In his first 15 years in the trucking industry, Bill Brady was unaware of youth sex trafficking along America’s highways, a problem hiding in plain sight.
But after the New York Mills resident joined Lodestar Transport Services in Barnesville as an owner-operator, he learned about the issue through Truckers Against Trafficking, a Colorado-based group dedicated to ending the crime. And Brady decided to take action.
“I didn’t realize it was going on,” said Brady, one of the 2013 finalists for American Trucker magazine’s “Trucker of the Year,” in a phone interview as he drove his big rig through Nebraska. “I could have been doing something about this.”
“I don’t want to see this happen to any kids I know,” he added. “I just don’t want to see this happen to anybody’s kids. If there is a way to prevent this from happening, I’d like to get the knowledge out there.”
Over the past year, Brady has participated in panel discussions at Minnesota high schools, Columbia University in New York and at another college in Missouri. He’s also spread awareness throughout central Minnesota, including in Wadena, where he grew up and where more than 1,000 people are employed in trade, transportation and utilities, according to the Minnesota Department of Employment and Economic Development.
One of Brady’s stops was at Wadena’s Polman Transfer, which employs 85 drivers. He dropped off a training video and handed out fliers to employees.
“(Truckers Against Trafficking) is doing a good job of getting the information out,” said co-owner DJ Polman.
The sex trafficking problem “is surprising,” Polman said. “It just takes somebody to take a phone call. If you see anything out of the ordinary, don’t be afraid to call the authorities. It could save somebody’s life.”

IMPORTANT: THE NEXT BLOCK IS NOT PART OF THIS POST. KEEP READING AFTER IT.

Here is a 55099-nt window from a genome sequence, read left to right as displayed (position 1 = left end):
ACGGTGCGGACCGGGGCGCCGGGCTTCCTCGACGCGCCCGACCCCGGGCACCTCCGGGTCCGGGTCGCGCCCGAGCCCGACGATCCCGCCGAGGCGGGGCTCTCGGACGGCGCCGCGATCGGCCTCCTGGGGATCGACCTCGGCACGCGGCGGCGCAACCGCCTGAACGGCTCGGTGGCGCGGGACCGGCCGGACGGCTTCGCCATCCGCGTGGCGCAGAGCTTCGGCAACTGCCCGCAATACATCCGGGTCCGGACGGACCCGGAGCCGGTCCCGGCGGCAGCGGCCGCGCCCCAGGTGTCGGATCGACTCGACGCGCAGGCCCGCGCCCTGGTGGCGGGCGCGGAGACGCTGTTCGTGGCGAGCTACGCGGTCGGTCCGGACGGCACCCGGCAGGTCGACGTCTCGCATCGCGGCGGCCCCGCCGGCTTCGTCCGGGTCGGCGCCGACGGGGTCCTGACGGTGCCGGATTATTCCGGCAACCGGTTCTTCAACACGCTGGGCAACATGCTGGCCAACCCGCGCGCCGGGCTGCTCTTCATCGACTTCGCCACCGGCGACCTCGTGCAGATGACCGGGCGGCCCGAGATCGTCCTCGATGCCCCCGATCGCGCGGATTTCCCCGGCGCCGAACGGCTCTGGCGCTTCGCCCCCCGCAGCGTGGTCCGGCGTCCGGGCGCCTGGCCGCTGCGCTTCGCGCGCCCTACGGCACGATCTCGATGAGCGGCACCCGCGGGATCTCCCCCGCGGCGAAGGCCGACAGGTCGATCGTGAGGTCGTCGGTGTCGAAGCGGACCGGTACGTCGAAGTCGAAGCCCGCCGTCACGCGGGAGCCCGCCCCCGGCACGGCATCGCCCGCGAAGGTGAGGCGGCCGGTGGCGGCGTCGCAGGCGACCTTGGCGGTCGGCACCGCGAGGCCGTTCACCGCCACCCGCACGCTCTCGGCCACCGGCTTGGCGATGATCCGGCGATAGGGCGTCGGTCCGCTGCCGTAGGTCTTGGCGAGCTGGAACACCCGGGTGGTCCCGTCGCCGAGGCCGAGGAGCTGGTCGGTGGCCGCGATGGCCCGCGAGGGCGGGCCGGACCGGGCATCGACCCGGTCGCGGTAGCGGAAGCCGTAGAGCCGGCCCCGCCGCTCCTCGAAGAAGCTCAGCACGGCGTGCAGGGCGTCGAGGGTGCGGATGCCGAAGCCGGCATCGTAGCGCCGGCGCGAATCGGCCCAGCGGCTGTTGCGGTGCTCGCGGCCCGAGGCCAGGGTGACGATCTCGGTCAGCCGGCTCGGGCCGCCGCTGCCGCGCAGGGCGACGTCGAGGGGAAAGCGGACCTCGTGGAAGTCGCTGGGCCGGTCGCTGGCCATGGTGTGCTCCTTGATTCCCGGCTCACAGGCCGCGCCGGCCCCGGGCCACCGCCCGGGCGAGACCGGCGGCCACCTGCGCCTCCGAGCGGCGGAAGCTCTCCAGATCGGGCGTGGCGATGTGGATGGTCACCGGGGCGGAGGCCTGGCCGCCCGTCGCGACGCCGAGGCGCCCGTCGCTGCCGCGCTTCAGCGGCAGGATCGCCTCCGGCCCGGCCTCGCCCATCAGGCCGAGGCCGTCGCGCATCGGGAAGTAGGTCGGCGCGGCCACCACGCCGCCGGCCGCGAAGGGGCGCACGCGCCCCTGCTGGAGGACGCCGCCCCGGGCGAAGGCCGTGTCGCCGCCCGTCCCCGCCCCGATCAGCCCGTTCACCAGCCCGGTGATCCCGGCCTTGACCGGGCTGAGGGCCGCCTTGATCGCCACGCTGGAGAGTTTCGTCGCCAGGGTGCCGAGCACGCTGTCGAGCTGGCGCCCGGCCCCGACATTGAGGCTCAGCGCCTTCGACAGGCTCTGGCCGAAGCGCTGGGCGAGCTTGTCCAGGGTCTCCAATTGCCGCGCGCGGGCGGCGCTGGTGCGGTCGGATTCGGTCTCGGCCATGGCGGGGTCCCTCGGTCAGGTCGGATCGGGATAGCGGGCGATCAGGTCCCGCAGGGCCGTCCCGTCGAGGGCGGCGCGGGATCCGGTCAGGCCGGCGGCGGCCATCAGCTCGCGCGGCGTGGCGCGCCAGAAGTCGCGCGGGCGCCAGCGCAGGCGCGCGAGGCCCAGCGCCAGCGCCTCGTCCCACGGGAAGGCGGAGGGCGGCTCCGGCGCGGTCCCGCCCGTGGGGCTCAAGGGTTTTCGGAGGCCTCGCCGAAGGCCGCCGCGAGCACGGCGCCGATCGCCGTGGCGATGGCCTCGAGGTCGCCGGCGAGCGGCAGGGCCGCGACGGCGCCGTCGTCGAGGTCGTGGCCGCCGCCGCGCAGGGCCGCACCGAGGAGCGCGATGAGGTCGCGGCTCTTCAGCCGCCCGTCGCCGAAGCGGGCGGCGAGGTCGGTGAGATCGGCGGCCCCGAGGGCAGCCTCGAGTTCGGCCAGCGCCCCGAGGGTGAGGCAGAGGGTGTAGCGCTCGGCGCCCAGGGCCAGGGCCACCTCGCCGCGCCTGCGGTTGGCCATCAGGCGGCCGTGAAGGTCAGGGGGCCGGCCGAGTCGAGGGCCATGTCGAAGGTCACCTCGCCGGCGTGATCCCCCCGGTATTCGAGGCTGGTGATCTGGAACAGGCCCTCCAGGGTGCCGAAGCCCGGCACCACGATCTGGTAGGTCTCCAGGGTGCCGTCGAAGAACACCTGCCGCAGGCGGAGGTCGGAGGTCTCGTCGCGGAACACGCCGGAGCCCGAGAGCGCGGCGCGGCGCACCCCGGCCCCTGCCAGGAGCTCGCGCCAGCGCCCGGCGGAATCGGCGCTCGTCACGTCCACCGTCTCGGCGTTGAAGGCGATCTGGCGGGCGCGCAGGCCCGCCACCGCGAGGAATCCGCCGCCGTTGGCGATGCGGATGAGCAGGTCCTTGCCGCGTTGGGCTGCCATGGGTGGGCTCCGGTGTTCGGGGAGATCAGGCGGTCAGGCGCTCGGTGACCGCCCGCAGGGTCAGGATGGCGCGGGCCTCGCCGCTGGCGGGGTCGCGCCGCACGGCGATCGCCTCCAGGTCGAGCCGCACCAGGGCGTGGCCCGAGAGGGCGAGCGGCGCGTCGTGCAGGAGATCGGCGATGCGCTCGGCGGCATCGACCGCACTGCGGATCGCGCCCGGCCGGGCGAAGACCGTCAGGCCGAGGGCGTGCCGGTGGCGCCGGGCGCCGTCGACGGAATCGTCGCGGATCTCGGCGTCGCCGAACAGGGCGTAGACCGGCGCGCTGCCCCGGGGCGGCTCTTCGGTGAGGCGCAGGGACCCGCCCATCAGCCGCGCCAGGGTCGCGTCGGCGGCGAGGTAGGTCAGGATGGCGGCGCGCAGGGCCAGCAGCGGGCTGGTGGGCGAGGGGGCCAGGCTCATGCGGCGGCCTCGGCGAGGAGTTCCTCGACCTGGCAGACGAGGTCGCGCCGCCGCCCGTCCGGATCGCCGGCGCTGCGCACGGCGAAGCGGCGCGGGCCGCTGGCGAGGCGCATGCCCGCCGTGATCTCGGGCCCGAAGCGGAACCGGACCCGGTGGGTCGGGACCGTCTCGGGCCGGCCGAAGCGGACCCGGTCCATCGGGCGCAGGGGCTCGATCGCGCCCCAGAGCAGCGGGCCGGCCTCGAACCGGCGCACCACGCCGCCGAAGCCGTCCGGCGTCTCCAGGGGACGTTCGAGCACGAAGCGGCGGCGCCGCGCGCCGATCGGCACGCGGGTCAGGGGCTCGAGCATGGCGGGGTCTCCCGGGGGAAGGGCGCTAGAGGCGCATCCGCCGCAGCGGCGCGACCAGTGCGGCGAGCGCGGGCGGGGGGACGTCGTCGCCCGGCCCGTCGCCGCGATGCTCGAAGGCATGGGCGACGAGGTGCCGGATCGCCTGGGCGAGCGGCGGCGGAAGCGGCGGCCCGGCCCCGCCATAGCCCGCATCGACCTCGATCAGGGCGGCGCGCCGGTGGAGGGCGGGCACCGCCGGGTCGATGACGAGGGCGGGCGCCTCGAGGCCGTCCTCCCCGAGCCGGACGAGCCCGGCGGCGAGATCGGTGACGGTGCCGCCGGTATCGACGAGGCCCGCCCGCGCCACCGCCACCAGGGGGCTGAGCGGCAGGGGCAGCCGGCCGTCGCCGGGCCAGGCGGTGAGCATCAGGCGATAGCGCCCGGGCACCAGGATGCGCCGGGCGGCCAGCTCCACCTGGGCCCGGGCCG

Forced prostitution, particularly of underage girls, definitely exists, said John Sivicky, a 37-year veteran of the open road.
“They’re out there,” said the safety director and dispatcher at Tony’s Transfer in Wadena. “You get approached all the time at the truckstop … It’s just a vicious cycle. (Truckers) can’t tell whether they’re being held against their will or not.”
When Sivicky attended the Louisville truck show in the spring, he stopped by the Trucker’s Against Trafficking booth and picked up decals for his drivers.
“It’s a good program,” he said. “I’m the safety side of the company – I have to watch these things.”
Locally, the trafficking problem appears to be under the radar or nonexistent.
“I don’t believe we have had anything like that. Not in our area,” said Erica Penner, who has worked as a dispatcher for 15 years for the Wadena County Sheriff’s Department.
Otter Tail County administrative assistant Lisa Langston said she also hadn’t heard of any cases during her 12 years on the job.
“I think I would remember one like that,” she said.
Carol Henry, manager of the Petro Serve USA truck stop along U.S. 71 in Bemidji, said her store has not had an issue with prostitution. Neither has the Big Chief truck stop outside of Fergus Falls, said manager Amber Leuthardt.
But just because it’s not obvious, Sivicky said, doesn’t mean it’s not happening: “It’s amazing. You can be in the middle of nowhere and it’s going on out there.”
When Sivicky sees someone too young, he said, he calls the police.
Brady said he plans to continue his fight against sex trafficking with presentations around the state and country, and by passing out Truckers Against Trafficking literature to area truckers.
“I know I’ve got a long way to go,” said the 37-year-old with an estimated 2.4 million miles behind him.
For more information, visit truckersagainsttrafficking.org. To report trafficking, call the organization’s national hotline, at 1-888-373-7888.
“Be aware of your surroundings,” said Sydni Mansager, safety director and co-owner of Lodestar. “Better call and make a mistake than not call and find a young girl dead in the ditch.”
Forum News Service